Wittenberg Achiever Rekindles Generations-Old Bonds Between Student And Professor
SPRINGFIELD, Ohio — Alison Davis of Dublin, Ohio, Wittenberg class of 2006, is still getting used to the bizarre feeling of being an alumna and all the “weirdness” that comes with it. But get her jogging the memory speedway and she bursts into laughter each time she mentions a certain professor, peer, activity or building at Wittenberg.
An English and philosophy double major and one of two 2006 recipients of the Remsberg-Klive Award, given annually to outstanding philosophy majors, Davis recently became part of a family legacy of four generations of Wittenberg alumni. For Davis, the Remsberg-Klive Award represents more than just academic excellence — it is “a family connection,” passed on from the times when her grandfather, Paul Coble, Wittenberg class of 1951, took his first class with Prof. Robert Remsberg, after whom the award was named.
The Wittenberg tradition began in Davis’ family when her paternal great-grandfather, Earl Coble, first arrived at the old Wittenberg Academy and then entered college as a 24-year-old shoe-clerk with an eighth grade education. In 1943, his son, Paul Coble, entered Wittenberg as an engineering student, but ended up as “an informal English and philosophy student.”
Paul Coble remarked about the seismic changes that came about with World War II straining every part of campus life. “We were just about getting serious and Wittenberg was a very different place from what it had been and would become after the war,” he said. “Most of the men were gone except for the pre-theological students and those with various exemptions. The fraternity houses were occupied by the Army Air Corps for the training of flight cadets. There were maybe 1,200 students and an approximate ratio of 3-to-1 of girls to guys.”
Five years ago, when Davis first arrived at Wittenberg with her grandfather as a prospective student, she was “strongly resistent to the idea of following the family line” and jumping on the bandwagon.
“My grandfather wanted me to come here so bad, and as it turns out, he was so right!” Davis laughed.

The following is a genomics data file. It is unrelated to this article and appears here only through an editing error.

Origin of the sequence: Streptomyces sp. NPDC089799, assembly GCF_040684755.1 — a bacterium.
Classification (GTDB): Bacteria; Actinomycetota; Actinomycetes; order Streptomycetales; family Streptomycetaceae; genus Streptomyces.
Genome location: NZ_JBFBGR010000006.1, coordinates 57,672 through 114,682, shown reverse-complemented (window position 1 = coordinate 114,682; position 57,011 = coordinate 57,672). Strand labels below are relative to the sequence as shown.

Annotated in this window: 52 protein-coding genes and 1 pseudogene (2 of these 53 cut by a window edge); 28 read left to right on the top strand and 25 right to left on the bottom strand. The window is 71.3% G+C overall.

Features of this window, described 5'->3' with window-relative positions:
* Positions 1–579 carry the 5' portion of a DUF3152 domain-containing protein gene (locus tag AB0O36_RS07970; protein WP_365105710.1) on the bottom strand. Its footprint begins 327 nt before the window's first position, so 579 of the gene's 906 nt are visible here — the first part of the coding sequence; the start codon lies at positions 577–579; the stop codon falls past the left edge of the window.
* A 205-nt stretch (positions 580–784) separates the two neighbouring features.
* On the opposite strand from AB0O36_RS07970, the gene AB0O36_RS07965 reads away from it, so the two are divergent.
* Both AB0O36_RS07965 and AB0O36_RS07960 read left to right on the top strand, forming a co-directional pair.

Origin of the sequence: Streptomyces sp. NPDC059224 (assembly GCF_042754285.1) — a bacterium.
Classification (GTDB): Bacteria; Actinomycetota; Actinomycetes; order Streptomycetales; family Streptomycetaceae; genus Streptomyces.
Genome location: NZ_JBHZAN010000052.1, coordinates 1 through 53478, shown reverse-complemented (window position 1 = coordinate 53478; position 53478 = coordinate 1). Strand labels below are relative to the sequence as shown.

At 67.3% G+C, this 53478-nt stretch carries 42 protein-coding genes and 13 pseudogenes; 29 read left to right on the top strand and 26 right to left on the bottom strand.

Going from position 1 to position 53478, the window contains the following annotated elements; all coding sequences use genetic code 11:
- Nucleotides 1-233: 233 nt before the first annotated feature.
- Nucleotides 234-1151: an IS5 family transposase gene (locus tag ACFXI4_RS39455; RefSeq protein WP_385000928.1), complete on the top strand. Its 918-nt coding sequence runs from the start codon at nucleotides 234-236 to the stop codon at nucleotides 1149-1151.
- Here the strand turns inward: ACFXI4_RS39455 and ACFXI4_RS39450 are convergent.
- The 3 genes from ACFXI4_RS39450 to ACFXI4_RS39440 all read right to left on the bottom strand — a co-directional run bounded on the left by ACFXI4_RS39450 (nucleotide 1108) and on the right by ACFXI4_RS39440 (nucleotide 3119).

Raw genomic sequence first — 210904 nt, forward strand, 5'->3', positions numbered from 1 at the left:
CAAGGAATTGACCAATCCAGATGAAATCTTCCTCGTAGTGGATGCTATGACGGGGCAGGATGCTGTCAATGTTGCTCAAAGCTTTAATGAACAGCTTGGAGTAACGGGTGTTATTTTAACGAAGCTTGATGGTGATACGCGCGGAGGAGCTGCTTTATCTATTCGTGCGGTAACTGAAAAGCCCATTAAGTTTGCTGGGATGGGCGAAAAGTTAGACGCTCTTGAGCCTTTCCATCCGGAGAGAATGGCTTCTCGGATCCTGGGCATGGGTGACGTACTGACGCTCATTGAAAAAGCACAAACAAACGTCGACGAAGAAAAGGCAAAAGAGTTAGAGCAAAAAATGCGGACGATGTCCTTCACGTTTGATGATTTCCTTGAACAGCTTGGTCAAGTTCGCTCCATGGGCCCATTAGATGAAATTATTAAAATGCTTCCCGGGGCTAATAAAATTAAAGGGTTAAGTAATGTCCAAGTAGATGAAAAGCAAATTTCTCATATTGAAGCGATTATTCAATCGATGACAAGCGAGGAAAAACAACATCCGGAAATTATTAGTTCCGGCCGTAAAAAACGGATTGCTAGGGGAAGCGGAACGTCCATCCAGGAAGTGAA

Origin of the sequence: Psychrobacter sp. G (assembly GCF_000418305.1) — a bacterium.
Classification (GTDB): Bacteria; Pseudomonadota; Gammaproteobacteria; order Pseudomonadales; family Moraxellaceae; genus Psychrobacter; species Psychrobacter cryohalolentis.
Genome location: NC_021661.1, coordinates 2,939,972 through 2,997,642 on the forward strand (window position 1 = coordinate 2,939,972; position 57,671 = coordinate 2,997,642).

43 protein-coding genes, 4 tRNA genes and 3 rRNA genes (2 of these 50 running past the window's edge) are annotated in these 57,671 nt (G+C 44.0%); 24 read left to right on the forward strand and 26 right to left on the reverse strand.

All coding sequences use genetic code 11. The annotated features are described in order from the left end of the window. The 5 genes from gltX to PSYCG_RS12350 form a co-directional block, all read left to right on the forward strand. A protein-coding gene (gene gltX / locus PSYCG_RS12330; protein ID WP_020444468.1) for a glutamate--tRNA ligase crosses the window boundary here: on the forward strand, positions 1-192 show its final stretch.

During a campus tour, her grandfather swapped roles with the admissions tour guide, and instead told them about “the times he spent jumping on mattresses with brothers at his fraternity house (in what is now Polis house), where my best friend lived last year, or about the times he did the late night shift at the local newspaper.”
Sold on Wittenberg after a campus visit that included an inspiring class session led by Bob Davis, professor of English and director of WittSems, Alison Davis (no relation) wound up sharing many of her grandfather’s campus experiences while carving a niche of her own.
“We all lived in Ferncliff Hall,” Davis said. They all also ended up taking similar philosophy courses, including Logic and Reasoning. Davis’ grandfather and uncle, Jeff Coble, class of 1975, both took classes with Remsberg at different points in their lives.
Paul Coble remembers Remsberg as someone who “moderated and led discussions which forced you out in the open. I knew him more as a helpful adviser and friend than a classroom professor.” Among his favorite memories of the professor were “the Sunday evenings spent in his living room with his wife, Molly, and their daughters. I remember him with coat, tie and vest. Avuncular could be a one-word description; friendly, lots of smiles and dedicated to helping students.”